Phone companies make a lot of design decisions that, in retrospect, are very bad. We've seen some poor smartphone designs over the last decade, and most of them can be boiled down to an attempt to be exciting, innovative and interesting, only to backfire spectacularly because they led to massive compromises or didn't work as intended.
So I don't blame anyone for being skeptical when the last week brought about the latest trend in hardware innovation: pop-up cameras. First with the Vivo NEX, with its periscope-like front-facing camera, and later with the Oppo Find X, making use of a large sliding mechanism to reveal both front- and rear-facing cameras.
Some have dismissed these movable structures for hiding cameras as a fad and poor attempt at being innovative with no real benefit. I see it somewhat more pragmatically — this is a necessary development, given today's available technology, to offer consumers all of the things they want. Not unlike the early 2000's, when flip phones and sliders dominated the landscape of feature phones and smartphones alike.
Look deep into history, back to the early 2000's, when feature phones we evolving at a rapid pace. Early on, just about every feature phone had a "candy bar" form factor with a small screen and a majority of the face of the phone dominated by a keypad. The phones were pretty simple.
Movable components were integral to new feature phone developments, and they'll rise again.
As our demands for phone features changed, so did the priorities of the hardware. We wanted large color screens and better cameras, so phones got a little bigger. But small phones were still a priority, so flip phones arrived that incorporated both a larger screen and a keypad. Soon we wanted an even larger display, and were willing to accept a keypad that took a backseat, so we got vertical slider phones. In the latest stages of feature phones as we transitioned to smartphones, we got landscape slider or hinged phones with full QWERTY keyboards.
Throughout this expansion of feature phone and early smartphone hardware development, we saw all sorts of retractable antennas, various screen swivel mechanisms and new keyboard designs. Phones back in those days were still highly mechanical. They were heavily reliant on physical buttons and many moving parts for basic operation of the phone. Most of it came out of necessity — components just weren't small enough and technology wasn't good enough to have a fully solid-state device that did everything we wanted.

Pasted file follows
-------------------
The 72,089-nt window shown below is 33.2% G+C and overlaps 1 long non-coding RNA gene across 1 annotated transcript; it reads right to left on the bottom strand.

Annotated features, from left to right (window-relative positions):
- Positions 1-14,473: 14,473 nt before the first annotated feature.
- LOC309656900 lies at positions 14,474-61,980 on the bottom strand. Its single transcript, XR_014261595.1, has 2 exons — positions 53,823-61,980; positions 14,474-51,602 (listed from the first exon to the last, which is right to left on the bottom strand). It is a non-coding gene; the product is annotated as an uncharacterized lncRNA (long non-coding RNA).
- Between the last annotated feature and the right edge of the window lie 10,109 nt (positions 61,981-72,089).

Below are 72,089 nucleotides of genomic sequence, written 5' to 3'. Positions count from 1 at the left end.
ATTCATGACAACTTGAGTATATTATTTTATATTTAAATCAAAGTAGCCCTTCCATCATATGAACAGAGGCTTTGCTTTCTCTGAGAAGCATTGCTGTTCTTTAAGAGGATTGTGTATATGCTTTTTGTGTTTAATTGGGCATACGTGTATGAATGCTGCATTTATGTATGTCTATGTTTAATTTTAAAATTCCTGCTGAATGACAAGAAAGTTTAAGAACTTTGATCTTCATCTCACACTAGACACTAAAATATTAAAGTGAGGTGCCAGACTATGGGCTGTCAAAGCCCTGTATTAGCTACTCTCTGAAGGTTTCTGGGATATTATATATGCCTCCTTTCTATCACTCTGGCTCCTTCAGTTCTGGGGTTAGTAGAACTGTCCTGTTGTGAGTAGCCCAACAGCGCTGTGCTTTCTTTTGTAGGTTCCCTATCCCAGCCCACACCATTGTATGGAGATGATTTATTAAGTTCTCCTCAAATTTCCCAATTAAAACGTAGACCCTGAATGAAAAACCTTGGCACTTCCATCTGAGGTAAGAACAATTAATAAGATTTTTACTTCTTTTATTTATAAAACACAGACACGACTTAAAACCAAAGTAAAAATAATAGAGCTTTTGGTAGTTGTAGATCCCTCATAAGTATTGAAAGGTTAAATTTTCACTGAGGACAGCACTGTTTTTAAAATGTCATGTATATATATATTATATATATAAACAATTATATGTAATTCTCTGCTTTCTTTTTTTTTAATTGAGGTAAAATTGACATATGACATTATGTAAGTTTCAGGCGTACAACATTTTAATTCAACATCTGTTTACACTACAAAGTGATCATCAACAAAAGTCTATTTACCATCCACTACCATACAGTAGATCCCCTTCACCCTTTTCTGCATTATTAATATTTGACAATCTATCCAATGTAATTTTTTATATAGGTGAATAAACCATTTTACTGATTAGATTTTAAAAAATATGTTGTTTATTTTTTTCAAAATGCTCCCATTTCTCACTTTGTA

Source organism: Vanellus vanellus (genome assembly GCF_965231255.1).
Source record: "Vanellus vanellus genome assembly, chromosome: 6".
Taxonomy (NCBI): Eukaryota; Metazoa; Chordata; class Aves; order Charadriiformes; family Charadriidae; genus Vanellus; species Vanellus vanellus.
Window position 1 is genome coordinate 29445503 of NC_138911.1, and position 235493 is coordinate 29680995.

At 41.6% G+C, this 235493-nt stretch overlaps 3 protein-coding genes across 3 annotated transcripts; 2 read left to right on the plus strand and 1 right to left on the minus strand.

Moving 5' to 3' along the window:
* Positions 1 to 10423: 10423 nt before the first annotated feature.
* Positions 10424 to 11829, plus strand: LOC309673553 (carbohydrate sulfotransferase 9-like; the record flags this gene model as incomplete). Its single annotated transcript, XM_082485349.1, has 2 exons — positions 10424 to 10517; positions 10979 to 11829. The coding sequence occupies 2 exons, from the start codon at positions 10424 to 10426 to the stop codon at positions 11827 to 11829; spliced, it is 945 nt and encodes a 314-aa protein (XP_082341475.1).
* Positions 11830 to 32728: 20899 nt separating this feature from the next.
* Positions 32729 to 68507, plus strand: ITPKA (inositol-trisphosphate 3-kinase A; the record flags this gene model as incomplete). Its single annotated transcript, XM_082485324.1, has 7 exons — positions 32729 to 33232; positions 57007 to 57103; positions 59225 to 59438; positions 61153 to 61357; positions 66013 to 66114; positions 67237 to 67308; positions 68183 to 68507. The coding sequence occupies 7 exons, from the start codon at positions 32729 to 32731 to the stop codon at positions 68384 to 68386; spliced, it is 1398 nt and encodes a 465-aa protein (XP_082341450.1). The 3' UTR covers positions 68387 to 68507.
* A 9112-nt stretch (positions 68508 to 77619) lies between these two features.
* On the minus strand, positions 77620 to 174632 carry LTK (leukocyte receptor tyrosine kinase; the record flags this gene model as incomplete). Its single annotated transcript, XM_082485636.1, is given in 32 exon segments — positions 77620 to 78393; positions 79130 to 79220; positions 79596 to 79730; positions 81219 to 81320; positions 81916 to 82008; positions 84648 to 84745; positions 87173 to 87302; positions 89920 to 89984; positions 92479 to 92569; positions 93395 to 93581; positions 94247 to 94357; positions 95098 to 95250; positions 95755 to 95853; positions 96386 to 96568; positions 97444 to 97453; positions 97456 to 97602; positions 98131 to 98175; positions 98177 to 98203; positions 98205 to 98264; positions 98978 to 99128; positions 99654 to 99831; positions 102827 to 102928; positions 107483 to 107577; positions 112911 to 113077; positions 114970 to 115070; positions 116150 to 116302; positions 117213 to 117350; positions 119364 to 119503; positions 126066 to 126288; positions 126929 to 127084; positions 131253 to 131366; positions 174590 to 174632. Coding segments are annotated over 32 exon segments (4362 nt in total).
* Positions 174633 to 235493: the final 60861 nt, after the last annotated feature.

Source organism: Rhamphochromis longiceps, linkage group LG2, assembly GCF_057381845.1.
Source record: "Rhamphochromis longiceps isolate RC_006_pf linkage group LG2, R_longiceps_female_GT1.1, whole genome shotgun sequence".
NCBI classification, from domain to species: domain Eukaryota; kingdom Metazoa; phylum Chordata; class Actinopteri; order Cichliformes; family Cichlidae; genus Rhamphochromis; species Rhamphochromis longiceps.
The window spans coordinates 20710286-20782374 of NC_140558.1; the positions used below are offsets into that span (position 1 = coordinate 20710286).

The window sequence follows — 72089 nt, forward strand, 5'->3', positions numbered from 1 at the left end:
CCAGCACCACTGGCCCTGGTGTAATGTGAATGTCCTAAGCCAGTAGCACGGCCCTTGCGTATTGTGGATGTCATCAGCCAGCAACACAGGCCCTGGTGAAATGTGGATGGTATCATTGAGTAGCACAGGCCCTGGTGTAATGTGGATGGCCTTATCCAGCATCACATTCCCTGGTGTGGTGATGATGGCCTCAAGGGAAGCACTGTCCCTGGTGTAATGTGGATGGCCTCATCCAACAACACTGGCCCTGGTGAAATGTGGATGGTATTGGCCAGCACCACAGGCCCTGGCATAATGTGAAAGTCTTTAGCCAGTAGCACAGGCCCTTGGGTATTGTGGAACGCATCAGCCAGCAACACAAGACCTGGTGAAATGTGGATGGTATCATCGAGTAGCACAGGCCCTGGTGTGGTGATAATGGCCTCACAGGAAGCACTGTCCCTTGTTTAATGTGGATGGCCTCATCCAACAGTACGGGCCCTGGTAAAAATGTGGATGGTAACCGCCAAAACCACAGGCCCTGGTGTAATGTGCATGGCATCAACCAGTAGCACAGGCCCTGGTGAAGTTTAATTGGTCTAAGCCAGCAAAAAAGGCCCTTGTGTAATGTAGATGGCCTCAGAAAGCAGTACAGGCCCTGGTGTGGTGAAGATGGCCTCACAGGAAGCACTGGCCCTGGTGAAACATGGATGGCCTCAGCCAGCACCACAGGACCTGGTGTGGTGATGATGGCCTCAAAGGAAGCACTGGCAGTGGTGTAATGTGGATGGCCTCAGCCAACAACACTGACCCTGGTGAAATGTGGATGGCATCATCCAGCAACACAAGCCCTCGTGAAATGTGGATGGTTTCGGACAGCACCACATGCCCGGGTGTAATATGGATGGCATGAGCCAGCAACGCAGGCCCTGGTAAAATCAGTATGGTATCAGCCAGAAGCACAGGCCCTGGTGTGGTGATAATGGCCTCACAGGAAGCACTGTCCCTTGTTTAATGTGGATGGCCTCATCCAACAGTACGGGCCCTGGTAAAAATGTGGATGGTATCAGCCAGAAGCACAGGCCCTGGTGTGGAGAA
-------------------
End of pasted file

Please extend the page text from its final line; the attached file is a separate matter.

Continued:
Today, we face a very similar dilemma — this time with smartphones, coming from the other direction. Modern phones are now entirely solid state and permanently fused together, eschewing as many ports and movable parts as possible in the name of cramming as much technology into a single slab as possible. Sliders and flip-style phones are all but dead. Back panels and batteries are no longer removable. Buttons have been reduced to a bare minimum. SD card slots are very rare. With eSIM on the horizon, there won't be a single opening on a phone bigger than a USB-C port. On the new HTC U12+, the only thing that actually physically moves in the phone is the OIS module of the camera. But this trend is at odds with consumers' other demand: to not give up core hardware features like conveniently placed cameras.
People want smartphones that have a larger display, but in a proportionally smaller device. They don't want bezels, apparently, and have a disdain for display notches. Yet they don't want the compromises of an oddly-positioned camera, small speakers or missing sensors. What's the result? We return to movable components on phones. A feature that used to be a core tenet of "advanced" feature phones circa 2004, now modernized and automated to bring us the hardware features we both don't want to see but also can't live without.
Engineering a little module or even a whole segment of the top of the phone to rise up and show your cameras is not something to be taken lightly. It's a seriously impressive feat, both on the tiny scale of the Vivo NEX and the larger side with the Oppo Find X. And to be clear, these two phones have other small compromises, like the NEX's relatively large size and slower fingerprint sensor, and the Find X's lack of a fingerprint sensor altogether.
But when people say they want huge screens, small bodies and no bezels, companies answer the only way they know they can: with these new movable parts. While they may not be a permanent fixture of smartphone designs going on in perpetuity, they're more than a fad — this is what we're going to have to get used to from at least some smartphone companies that want to offer it all.
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